The Court emphasized that “the fact that the respondents used a credit card company that happens to carry on business in Ontario, to make their travel arrangements does not establish a relationship between the respondents and the appellants that could sustain a finding of jurisdiction”.[8]

In contrast, the concurring judgment emphasized that the plaintiffs only needed to establish that “the events that give rise to the claim flow from the relationship created by” the Ontario contract and that the defendants’ negligence brings them “within the scope of the contractual relationship”.[9] Applying this principle, this judgment concluded that “but for” the Ontario contract between the respondents and Amex Canada, including the water taxi booking made under this Ontario contract, the respondents would not have suffered harm.[10]

Key Takeaways

  • The provincial courts may not be able to extend their jurisdiction to foreign companies or individuals that did not contract directly with the plaintiff. A plaintiff’s contract with a company that carries on business in Ontario and arranges for services through foreign defendants is not sufficient to establish a real and substantial connection and allow assumption of jurisdiction by the provincial courts;
  • There is conflicting case law on how the Van Breda approach should be applied in regards to the fourth presumptive connecting factor. Courts have held that foreign defendants should not be ‘bootstrapped’ into the court’s jurisdiction solely through their connection to a company that carries on business in Ontario[11], and in contrast have also found that it is sufficient that the dispute be “connected” to a contract where a defendant’s conduct brings them within the scope of the contractual relationship and that the events that give rise to the claim flow from the relationship created by the contract[12]; and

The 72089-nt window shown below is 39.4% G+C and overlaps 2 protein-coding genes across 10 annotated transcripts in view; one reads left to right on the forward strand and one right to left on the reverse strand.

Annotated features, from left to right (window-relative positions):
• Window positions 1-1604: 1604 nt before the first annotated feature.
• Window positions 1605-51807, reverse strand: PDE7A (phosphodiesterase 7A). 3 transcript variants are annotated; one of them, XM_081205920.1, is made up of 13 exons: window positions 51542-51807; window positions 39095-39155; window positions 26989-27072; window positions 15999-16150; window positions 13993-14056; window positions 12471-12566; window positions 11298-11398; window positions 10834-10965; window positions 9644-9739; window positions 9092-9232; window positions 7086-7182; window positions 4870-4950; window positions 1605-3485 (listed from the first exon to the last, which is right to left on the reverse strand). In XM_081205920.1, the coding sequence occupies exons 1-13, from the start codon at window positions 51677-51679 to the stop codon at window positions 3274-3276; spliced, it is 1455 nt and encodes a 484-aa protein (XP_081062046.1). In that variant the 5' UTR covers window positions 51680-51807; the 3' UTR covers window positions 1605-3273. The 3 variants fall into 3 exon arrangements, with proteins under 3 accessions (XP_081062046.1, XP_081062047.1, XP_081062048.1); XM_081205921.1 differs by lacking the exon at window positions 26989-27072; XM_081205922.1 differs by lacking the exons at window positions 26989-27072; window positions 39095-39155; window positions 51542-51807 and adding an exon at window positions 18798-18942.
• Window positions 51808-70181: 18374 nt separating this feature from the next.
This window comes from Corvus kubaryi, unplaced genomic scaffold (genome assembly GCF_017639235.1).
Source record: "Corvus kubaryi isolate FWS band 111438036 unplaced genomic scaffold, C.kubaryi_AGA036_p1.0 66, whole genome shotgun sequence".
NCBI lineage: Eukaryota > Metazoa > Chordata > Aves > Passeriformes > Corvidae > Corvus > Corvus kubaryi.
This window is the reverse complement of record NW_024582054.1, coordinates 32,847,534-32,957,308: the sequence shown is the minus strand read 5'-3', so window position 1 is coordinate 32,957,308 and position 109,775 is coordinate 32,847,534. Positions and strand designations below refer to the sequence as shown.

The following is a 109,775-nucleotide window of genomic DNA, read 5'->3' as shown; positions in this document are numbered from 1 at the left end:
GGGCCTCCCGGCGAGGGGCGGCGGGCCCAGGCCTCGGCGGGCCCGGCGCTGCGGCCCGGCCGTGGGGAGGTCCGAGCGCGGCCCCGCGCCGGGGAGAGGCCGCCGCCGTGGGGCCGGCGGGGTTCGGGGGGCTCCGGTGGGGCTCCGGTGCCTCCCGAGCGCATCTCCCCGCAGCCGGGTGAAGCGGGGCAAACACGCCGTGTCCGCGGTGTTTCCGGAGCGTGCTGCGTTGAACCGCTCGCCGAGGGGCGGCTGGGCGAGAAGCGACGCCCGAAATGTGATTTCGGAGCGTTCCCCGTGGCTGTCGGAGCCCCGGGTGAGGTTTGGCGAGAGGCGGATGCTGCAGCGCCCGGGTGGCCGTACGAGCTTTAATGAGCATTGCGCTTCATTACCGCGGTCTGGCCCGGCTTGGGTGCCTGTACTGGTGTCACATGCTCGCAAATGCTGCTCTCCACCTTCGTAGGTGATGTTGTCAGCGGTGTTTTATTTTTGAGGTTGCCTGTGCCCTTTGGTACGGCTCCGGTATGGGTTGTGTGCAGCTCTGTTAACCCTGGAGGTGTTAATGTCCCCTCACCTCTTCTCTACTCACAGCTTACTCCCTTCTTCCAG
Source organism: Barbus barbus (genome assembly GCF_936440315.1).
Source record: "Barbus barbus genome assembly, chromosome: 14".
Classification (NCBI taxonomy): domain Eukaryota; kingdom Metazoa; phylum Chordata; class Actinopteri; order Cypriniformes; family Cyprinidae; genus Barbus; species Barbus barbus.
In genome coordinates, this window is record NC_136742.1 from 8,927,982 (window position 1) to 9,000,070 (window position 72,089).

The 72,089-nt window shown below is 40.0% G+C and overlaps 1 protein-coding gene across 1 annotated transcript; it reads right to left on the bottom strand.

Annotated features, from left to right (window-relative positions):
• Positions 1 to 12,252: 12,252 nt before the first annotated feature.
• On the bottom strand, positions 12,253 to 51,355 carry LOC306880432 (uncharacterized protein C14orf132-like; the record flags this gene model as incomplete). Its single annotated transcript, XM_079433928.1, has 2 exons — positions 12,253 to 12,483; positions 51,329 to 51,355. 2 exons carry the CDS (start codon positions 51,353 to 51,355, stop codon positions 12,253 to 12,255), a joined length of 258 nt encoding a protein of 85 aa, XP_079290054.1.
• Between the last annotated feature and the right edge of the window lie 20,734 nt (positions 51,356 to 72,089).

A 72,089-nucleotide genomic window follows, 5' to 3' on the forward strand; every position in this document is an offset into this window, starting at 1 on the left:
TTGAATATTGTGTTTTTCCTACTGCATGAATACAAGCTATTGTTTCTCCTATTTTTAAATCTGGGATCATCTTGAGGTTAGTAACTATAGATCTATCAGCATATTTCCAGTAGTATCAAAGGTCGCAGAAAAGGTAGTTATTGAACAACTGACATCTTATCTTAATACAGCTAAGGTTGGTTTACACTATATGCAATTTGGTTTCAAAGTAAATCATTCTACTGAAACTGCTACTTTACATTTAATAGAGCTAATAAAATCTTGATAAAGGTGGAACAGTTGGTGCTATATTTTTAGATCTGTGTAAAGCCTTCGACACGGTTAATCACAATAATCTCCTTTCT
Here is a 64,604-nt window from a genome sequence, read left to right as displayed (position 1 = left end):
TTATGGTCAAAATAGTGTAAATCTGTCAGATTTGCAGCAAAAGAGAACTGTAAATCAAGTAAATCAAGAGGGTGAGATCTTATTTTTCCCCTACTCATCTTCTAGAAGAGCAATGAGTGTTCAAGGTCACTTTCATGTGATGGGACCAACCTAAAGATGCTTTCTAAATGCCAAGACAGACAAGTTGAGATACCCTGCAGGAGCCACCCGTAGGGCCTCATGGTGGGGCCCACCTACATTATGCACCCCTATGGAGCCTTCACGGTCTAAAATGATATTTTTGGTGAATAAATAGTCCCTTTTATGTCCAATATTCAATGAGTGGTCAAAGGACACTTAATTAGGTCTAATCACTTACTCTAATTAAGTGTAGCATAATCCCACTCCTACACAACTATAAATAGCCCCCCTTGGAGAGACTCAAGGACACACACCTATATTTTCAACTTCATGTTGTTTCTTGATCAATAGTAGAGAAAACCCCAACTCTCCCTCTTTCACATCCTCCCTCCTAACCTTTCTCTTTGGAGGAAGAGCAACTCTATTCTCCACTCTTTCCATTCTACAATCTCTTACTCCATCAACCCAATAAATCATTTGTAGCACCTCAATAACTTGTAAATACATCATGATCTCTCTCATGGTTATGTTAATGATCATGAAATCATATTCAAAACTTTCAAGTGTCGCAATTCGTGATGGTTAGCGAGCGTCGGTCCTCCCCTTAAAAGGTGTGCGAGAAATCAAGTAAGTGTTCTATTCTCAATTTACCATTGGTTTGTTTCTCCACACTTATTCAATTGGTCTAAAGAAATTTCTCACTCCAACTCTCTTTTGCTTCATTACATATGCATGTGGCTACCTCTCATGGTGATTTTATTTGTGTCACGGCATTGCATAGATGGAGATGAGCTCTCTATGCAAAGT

• The decision illustrates the importance of considering jurisdictional issues and complexities in tort claims with foreign defendants, including whether service of a claim was effective, the factual circumstances of the issue and whether there is a ‘real and substantial’ connection, and whether the correct entity was named in the action. Consideration of these issues will assist foreign defendants in determining whether motions should be brought to have the claim dismissed or alternatively stayed for lack of jurisdiction, service be set aside, and/or (correct) parties to be deleted, added or substituted.

[1] Sinclair v Amex Canada Inc., 2023 ONCA 142 [“Sinclair”].
[2] Club Resorts Ltd. v. Van Breda, 2012 SCC 17 at para 90.
[3] Sinclair at paras 18 and 19.
[4] Ibid at paras 24, 29 and 35.
[5] Ibid at para 19 and 29.
[6] Ibid at paras 32, 35 and 37.
[7] Ibid at para 36.
[8] Ibid at para 36.
[9] Ibid at paras 55 and 62.
[10] Ibid at para 80.
[11] Ibid at para 19 and 29.
[12] Sinclair, supra note 1 at para 24 referencing Lapointe Rosenstein Marchand Melançon LLP v. Cassels Brock & Blackwell LLP, 2016 SCC 30 at para 44.

By Rachel Cooper and Shahnaz Dhanani

A Cautionary Note

The foregoing provides only an overview and does not constitute legal advice. Readers are cautioned against making any decisions based on this material alone. Rather, specific legal advice should be obtained.

© McMillan LLP 2023